The design is innovative for a medical research institute. Glass panelling allows natural light to enter, while creating a connection between wet labs and dry lab office areas.

The lab spaces in WEHI 2 are reproduced across the seven floors, with office space on the north side of the building to capture natural sunlight and heat, while light-sensitive spaces such as tissue culture rooms are located on the south side of the building.

Engineering and technical features include:

  • Lower air pressure inside labs to keep airborne particles inside when the door is opened
  • Air cycling within the lab draws air and potential particles through vents above benches, away from researchers
  • There are no legs on island benches to delineate territory
  • All services such as air and electricity are provided overhead
  • Shelving is suspended from the ceiling to maximise desk space


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Fun facts 

  • The total floor space of WEHI's Parkville campus exceeds 32,000m2 – about 1.5 times the size of the MCG!
  • 55 per cent of the floor space is dedicated to laboratory and research areas. 
  • More than 1,100 staff and students share one large tea room which has spectacular views over Parkville and Melbourne’s northern suburbs.
  • WEHI has three campuses - Parkville, Bundoora and Kew.


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The Illuminarium – creating a beacon of science

The original Illuminarium was created as a temporary display for our 2015 centenary celebrations. In 2021 WEHI unveiled our Illuminarium 2.0 with a significant technology and design upgrade.

Spanning the six-storey facade of our Parkville building, the revolving LED-light installation displays images and visual data from the frontier of medical research.

The Illuminarium reveals to the outside world, what is being discovered inside WEHI. It acts as a beacon, a lighthouse of scientific discovery shining a light on the unknown and embodying WEHI’s motto of “Brighter Together”.

The Illuminarium 2.0 is twice as bright as its predecessor while using a third less electricity. And, for the first time, the Illuminarium’s spectacular images can be viewed both day and night.

“The research data generated at WEHI is extraordinarily beautiful, and what I want to do with the Illuminarium is create a spectacular presentation of the science.” Dr Drew Berry, Biomedical Animator, WEHI.TV




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Augmented reality

Augmented reality is an interactive experience adding layers of digital information such as videos, graphics and sound to our view of the real world.

Our 2020 Annual Report features images that come to life with augmented reality.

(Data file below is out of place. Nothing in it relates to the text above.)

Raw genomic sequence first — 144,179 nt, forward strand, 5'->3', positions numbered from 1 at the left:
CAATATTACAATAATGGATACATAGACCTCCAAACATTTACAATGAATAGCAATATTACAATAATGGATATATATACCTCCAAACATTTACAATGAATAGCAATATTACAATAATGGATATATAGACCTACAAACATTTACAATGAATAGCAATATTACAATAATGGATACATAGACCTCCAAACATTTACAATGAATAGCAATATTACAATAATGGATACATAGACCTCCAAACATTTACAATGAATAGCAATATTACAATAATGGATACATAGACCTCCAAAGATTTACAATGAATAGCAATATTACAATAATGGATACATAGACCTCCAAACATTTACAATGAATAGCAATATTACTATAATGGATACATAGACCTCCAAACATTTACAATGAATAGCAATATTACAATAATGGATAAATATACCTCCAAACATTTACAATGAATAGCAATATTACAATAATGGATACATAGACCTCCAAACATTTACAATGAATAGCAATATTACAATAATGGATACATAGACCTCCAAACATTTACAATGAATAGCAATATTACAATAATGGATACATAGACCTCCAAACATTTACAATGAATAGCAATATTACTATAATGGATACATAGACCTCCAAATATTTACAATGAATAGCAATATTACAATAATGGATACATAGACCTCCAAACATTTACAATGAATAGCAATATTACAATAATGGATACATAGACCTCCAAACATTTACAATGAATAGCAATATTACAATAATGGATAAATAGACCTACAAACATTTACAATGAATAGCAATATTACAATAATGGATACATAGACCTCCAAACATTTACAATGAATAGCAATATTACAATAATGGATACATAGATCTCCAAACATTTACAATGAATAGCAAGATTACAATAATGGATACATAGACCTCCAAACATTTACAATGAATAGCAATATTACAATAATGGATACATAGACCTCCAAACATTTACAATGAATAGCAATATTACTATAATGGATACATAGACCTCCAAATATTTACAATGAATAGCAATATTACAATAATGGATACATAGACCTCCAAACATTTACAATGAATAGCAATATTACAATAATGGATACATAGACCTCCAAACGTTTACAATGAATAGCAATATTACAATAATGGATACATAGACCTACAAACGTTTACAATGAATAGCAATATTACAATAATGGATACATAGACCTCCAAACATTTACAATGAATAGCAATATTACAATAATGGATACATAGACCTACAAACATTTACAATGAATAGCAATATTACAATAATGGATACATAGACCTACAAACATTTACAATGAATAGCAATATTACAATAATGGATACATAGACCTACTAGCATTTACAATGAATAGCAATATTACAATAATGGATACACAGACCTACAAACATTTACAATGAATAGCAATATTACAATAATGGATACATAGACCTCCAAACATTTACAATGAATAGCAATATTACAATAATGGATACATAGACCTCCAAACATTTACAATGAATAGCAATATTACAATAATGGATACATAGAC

You can download the WEHI AR app to your smartphone and access the 2020 Annual Report to scan the augmented reality content on the cover and throughout the report.

The front cover image is of antibodies binding the SARS-CoV-2 virus and was created by Dr Drew Berry.



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Fighting COVID-19 together

It may not have been business as usual in the past year, but the 850+ researchers at WEHI have continued working on many major health challenges, including contributing to COVID-19 research. 

As the global community tackles the COVID-19 pandemic, we are working with our collaborators on developing diagnostics and finding new drugs and treatments. Our shared goal is to improve healthcare in response
 to COVID-19, as well as future potential coronavirus outbreaks.

By leveraging WEHI’s substantial knowledge of infections, immunology, drug discovery and access to state-of-the-art technologies, WEHI is collaboratively driving research forward.

Our COVID-19 projects include:

  • COVID PROFILE: a study of immunity to COVID-19
  • A rapid diagnostic tool for COVID-19 called c-FIND
  • Searching for new medicines to treat and prevent COVID-19
  • Developing 'biologics' medicines for coronavirus infections
  • Identifying risk factors for developing serious COVID-19 complications
  • Collaborating in Victoria’s wastewater testing program 

Learn more about our COVID-19 research


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The National Drug Discovery Centre

The National Drug Discovery Centre (NDDC) is the first of its kind in Australia, providing researchers with access to specialist high-throughput screening, which is one of the first steps in translating biological discoveries into new medicines.

The advanced robotic high-throughput screening enables the rapid analysis of hundreds of thousands of test compounds, dramatically reducing the time it takes to bring new medicines to patients.

On the same day in 2020 that the NDDC was officially opened, the World Health Organisation declared COVID-19 a pandemic. Throughout 2020 the NDDC was used to test more than 400,000 compounds to find starting points for new drugs specifically aimed at blocking one of the SARS-CoV-2 virus’s key enzymes.

Take a look behind the scenes of the National Drug Discovery Centre:


Screening for medicines to help with COVID-19 (May 2020)

Professor Marc Pellegrini gives us a sneak peek inside the National Drug Discovery Centre where robotic platforms are screening for chemicals to help with the development of medicines for COVID-19 and other coronaviruses.


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Stay connected with WEHI

Thank you for joining us for Open House Melbourne 2021.

Once we resume our Discovery Tour program, we look forward to welcoming you to visit our state-of-the-art facilities in person. Until then we would love to keep connected.


We encourage everyone to practice physical distancing to help slow the spread of COVID-19. Any photos and video we post of people closer together than 1.5m were taken before the COVID-19 guidelines came into effect.

Looking for more interesting buildings to explore? Visit the Open House Melbourne website for inspiration. 


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Research team in a lab

Want to hear about our latest discoveries? Subscribe to our supporter newsletter, Illuminate

Researcher facing news media crews

Catch up on our latest research discoveries and announcements.

Microscopy image of liver cells

An annual exhibition showcasing the beautiful and bizarre images created and captured by WEHI scientists.

Photo of a mother with her child

At WEHI, the world’s brightest minds collaborate and innovate to make discoveries so we can all live healthier for longer.

Visualisation of SARS-CoV-2

Our researchers are working towards better approaches to diagnose, treat and prevent the spread of coronaviruses, both to address the current COVID-19 global outbreak as well as in preparedness for likely future coronaviral disease outbreaks.